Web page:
Winter slow-roasted tomatoes

Merry almost Christmas! Why am I posting about tomatoes? It is the first day of winter and tomatoes are at their peak in the thick heat of the summer, not in this cold, cold winter. The reason is a few weeks back my mother-in-law gave me a quart of cherry tomatoes. My father-in-law had bought them at the supermarket because she likes to munch on them year-round, but apparently he had bought the wrong kind so she passed them along to us in case we would eat them.

img_4423

Ready for the oven

I consider it a gift (or a curse) of mine to not waste food. I either try to repurpose it or eat it as is. Sometimes I forgive myself if I realize I’m taking it a little too far and I will throw something away, but most of the time I try to think of creative ways to use it. Though I like tomatoes, I don’t get excited about eating them by the handful, particularly in the off season when they tend to be lackluster. When I worked at a country club in Ohio we would roast the little beauties in a low oven with dried herbs and oil until they puckered into sweet, intensified tomato gems. To be honest, I can’t remember how we served them after that: on salads perhaps, or as part of an appetizer. However you decide to use them, they will make a most excellent winter condiment to spice up your lunch sandwich, mix into your pasta, or to toss into your green salad. There is really no recipe, just guidelines, so take them with a grain of salt.

img_4426

Blistered and beautiful

Roasted Tomatoes

inspired by Smitten Kitchen

1 quart of cherry or grape tomatoes

1 head of fresh garlic

salt, pepper, and other herbs

olive oil or canola oil

Preheat your oven to 250 degrees F. Rinse tomatoes and slice in half from stem to bottom. Toss to coat in oil, a tablespoon or two maybe. Sprinkle with coarse salt, pepper, and other herbs desired such as thyme, rosemary, or basil. Break up the garlic into cloves (unpeeled) and toss with tomatoes. Spread on a parchment paper-lined baking sheet and roast until puckered and sweet. This should take 1-2 hours. Let cool or use right away. You can keep the garlic cloves whole and peel them before use or peel and chop finely or mash into tomatoes. If you don’t use right away, feel free to store in the fridge with a little bit of oil. Note that if you use olive oil it will solidify around the tomatoes in large yellowy chunks, but it will liquefy again when heated.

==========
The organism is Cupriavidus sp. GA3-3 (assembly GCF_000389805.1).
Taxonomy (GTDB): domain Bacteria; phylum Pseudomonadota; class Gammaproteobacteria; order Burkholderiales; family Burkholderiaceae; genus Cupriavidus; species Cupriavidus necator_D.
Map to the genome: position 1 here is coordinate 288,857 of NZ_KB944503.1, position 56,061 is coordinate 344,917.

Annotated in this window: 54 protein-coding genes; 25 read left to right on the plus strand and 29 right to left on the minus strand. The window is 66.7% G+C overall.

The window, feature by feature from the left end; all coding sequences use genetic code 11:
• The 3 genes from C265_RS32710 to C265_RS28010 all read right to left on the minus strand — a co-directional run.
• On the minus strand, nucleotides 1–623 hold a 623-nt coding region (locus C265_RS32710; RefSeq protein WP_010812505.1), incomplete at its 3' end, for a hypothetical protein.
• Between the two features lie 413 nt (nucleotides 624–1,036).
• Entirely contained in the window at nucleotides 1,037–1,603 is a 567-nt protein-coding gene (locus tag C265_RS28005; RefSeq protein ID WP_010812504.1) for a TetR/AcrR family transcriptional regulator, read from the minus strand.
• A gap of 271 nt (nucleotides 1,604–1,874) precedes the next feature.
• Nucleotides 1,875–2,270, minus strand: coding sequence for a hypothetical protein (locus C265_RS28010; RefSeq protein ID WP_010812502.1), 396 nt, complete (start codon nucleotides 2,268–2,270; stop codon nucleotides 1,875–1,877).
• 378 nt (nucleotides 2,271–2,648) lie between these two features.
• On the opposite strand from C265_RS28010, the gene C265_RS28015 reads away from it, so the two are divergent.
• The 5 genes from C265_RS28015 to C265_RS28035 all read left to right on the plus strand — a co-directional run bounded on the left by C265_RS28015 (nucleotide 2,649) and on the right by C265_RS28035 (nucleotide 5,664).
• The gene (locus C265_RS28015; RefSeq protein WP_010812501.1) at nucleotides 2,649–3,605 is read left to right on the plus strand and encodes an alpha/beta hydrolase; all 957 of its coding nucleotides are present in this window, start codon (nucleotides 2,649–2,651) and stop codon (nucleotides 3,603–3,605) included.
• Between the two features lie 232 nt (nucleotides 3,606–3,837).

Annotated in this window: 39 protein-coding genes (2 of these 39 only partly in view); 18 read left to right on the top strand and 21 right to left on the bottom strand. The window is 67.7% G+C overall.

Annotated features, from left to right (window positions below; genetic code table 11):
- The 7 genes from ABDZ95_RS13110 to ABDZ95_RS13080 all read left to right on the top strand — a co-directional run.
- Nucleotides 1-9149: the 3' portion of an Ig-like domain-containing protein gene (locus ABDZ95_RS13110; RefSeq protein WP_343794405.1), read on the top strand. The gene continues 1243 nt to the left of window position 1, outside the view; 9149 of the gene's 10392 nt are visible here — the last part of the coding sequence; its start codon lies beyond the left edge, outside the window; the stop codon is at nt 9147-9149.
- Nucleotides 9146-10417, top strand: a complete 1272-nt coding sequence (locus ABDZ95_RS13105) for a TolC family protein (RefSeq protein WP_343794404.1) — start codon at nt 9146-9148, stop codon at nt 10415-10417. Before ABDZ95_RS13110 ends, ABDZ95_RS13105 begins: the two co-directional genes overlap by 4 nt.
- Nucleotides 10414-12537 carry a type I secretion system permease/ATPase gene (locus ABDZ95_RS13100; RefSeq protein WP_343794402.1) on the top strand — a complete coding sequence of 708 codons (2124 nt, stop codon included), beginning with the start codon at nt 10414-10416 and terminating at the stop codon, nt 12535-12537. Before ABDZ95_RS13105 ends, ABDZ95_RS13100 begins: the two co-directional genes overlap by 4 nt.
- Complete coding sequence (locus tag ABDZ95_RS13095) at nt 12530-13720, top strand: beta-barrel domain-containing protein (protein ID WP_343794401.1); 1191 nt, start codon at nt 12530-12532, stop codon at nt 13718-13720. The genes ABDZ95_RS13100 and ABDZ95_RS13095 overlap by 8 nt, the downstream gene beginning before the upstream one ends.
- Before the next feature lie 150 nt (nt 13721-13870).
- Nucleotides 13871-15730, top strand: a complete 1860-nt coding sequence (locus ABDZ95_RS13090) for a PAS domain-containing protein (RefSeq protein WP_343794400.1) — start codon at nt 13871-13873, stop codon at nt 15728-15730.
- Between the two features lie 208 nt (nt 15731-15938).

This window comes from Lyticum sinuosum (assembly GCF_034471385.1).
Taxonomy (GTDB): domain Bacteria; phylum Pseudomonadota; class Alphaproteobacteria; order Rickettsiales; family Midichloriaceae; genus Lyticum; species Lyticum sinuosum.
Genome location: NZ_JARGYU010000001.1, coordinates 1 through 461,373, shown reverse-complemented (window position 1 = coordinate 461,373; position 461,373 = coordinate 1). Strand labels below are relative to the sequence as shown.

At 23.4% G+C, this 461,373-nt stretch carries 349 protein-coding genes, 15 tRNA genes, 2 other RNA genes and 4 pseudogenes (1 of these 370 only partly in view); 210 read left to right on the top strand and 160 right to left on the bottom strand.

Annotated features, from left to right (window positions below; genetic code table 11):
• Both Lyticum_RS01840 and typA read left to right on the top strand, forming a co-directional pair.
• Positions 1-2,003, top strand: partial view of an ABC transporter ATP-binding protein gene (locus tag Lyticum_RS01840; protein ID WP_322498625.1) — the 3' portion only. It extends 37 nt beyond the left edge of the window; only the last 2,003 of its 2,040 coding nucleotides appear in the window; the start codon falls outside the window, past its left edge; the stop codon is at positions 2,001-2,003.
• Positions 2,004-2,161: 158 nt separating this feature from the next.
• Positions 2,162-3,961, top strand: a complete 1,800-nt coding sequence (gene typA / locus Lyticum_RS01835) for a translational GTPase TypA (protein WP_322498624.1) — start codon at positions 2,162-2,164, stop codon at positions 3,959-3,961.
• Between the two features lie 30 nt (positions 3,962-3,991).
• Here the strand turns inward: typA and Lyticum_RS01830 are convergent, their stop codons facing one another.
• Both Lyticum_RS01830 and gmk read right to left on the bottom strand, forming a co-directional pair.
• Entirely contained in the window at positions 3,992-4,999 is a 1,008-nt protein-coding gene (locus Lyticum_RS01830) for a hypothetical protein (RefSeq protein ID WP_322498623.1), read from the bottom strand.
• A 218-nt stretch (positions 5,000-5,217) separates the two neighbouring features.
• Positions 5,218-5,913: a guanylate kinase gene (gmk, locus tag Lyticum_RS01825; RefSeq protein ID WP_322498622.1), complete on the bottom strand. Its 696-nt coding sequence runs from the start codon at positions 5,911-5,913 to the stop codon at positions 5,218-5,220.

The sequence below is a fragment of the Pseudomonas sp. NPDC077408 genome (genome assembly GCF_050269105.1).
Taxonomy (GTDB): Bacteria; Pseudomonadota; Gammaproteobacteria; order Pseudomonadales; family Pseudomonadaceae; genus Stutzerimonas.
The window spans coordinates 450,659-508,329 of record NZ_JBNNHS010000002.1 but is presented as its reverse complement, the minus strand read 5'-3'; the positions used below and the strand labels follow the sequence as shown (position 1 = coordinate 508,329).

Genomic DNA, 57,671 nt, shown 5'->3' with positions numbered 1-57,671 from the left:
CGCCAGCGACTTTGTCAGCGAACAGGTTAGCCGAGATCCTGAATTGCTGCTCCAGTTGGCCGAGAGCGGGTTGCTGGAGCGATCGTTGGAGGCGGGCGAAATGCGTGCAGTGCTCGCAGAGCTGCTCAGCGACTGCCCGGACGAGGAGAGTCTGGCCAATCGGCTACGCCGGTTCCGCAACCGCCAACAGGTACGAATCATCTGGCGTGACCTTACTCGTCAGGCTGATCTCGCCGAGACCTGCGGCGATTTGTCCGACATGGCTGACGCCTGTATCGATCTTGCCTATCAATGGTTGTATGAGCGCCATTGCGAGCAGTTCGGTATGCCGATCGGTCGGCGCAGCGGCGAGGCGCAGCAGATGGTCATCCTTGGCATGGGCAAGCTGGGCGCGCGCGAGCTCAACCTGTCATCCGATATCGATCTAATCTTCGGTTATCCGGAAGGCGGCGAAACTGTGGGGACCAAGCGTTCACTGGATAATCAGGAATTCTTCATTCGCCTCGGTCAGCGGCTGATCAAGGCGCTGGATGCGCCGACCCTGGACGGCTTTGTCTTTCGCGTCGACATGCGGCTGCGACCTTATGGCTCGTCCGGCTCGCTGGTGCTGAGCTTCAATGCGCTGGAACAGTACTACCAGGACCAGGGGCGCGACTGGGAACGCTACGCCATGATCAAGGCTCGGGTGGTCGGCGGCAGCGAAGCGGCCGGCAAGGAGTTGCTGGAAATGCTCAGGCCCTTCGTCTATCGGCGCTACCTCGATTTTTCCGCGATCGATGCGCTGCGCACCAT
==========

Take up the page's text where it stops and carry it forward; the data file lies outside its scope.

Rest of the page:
Possible uses: Mix into pasta, soups, salads, or sandwiches.

An Easy Summer Treat: Frozen Grapes!

Ah summertime! Long warm days of sunshine, relaxed time at the beach, and cool ocean breezes – these are the dreams of summer. Well, sometimes those summer dreams can turn into too long, hot days, crowded beach, and absolutely no breeze! We began to miss the spring weather (or even winter) and long for cooler days ahead. However, I’m trying to remind myself that summer is worth celebrating, even if it’s hot! Let’s do the best to enjoy this much anticipated time of the year while we can despite the downsides. Continue reading

Post 119 – 5 Ways to Jazz up Plain Yogurt without adding sugar

I have always been a fan of yogurt. Creamy, smooth, tart and sweet – it is a comforting and easy to eat kid food. I remember eating yogurt pretty much every day while growing up, either packed in my lunch or for an afternoon snack. Though I know my mom tried to give us healthy food whenever possible, it is hard to get a kid to like plain, unsweetened yogurt. Ours was almost always flavored and sweetened while my mom sometimes bought her own tub of plain yogurt to eat for breakfast or sneak into healthified desserts.

IMG_1519

Well you know what they say… like mother, like daughter. As it happens, I grew up and began buying myself plain yogurt to have with my granola. Though I have adjusted to the lack of sweetness, sometimes I want to add a little something more to make it special. Here are five ways to jazz up your plain, unsweetened yogurt without adding excessive amounts of sugar.IMG_1516

1. Stir in some fruit – fresh or frozen! Thawed frozen fruit can be juicier than fresh fruit and can therefore make your yogurt seem more luxurious and colorful. The night before, pour some frozen berries into a small container to thaw in your fridge. In the morning, drain some juice if necessary and then stir it in. You are adding both color and flavor! Alternatively add a nice fresh fruit like ripe strawberries, raspberries or peaches in the summer.

2. Add some zest! Grate some lemon, orange, or lime zest into your bowl. I find lemon adds a nice zing and freshness to the yogurt. If you really like you can also add a squeeze of juice, but make sure to taste it as lemon juice might make your yogurt too tart. Orange juice, however, would add a nice, natural sweetness.

IMG_1513

IMG_1518

3. Stir in your own vanilla. Like vanilla yogurt? Save on sugar and add your own vanilla extract or vanilla paste if you have it. Sometimes just having that vanilla scent and flavor makes it seem sweeter.

4. Sprinkle spices that hint at sweetness. Cinnamon is a spice that people most often associate with sweet things – snickerdoodles, cinnamon rolls, etc. Try adding a little bit of cinnamon, ginger, or nutmeg to your yogurt and see how much it sweetens your bowl.

5. Swirl in some (homemade) jam. So this one might be cheating a little bit since jam is usually sweetened, but this way you can at least control how much sugar you are putting in. I like adding a mixed berry jam and barely swirling it into my yogurt. It’s like fruit-on-the-bottom yogurt, though you don’t have to wait until the end to find it!

IMG_1523

Try these five delicious ways to jazz up your yogurt and let me know what you think. Top it off with some homemade granola for added crunch and you have a delicious healthier treat!

Bon appetit!